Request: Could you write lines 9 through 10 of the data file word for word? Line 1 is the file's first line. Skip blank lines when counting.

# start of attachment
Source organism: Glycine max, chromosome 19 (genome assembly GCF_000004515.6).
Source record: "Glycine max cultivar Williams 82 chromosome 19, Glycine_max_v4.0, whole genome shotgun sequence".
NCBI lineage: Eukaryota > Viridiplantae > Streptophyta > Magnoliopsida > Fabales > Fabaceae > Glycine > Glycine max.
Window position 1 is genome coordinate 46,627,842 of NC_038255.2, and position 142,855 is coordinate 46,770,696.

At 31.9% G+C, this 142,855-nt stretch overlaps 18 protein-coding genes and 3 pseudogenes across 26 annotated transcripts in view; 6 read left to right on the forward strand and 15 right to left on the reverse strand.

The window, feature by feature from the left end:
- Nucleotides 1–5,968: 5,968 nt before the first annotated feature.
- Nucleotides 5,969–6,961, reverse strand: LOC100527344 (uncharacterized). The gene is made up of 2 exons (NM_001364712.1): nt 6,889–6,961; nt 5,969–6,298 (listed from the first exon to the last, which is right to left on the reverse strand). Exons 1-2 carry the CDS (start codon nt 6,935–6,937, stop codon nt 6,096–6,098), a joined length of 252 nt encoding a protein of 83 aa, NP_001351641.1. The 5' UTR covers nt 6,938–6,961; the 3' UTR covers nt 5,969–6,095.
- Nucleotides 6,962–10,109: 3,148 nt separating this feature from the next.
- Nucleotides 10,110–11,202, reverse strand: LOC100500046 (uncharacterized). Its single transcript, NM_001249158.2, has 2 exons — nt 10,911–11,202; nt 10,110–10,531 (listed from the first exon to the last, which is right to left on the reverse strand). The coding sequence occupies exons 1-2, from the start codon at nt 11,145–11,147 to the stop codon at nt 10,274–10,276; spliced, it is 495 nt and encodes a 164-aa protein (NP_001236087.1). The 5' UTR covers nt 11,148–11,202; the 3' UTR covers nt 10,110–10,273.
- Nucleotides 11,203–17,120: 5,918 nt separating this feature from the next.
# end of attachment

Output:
- Nucleotides 6,962–10,109: 3,148 nt separating this feature from the next.
- Nucleotides 10,110–11,202, reverse strand: LOC100500046 (uncharacterized). Its single transcript, NM_001249158.2, has 2 exons — nt 10,911–11,202; nt 10,110–10,531 (listed from the first exon to the last, which is right to left on the reverse strand). The coding sequence occupies exons 1-2, from the start codon at nt 11,145–11,147 to the stop codon at nt 10,274–10,276; spliced, it is 495 nt and encodes a 164-aa protein (NP_001236087.1). The 5' UTR covers nt 11,148–11,202; the 3' UTR covers nt 10,110–10,273.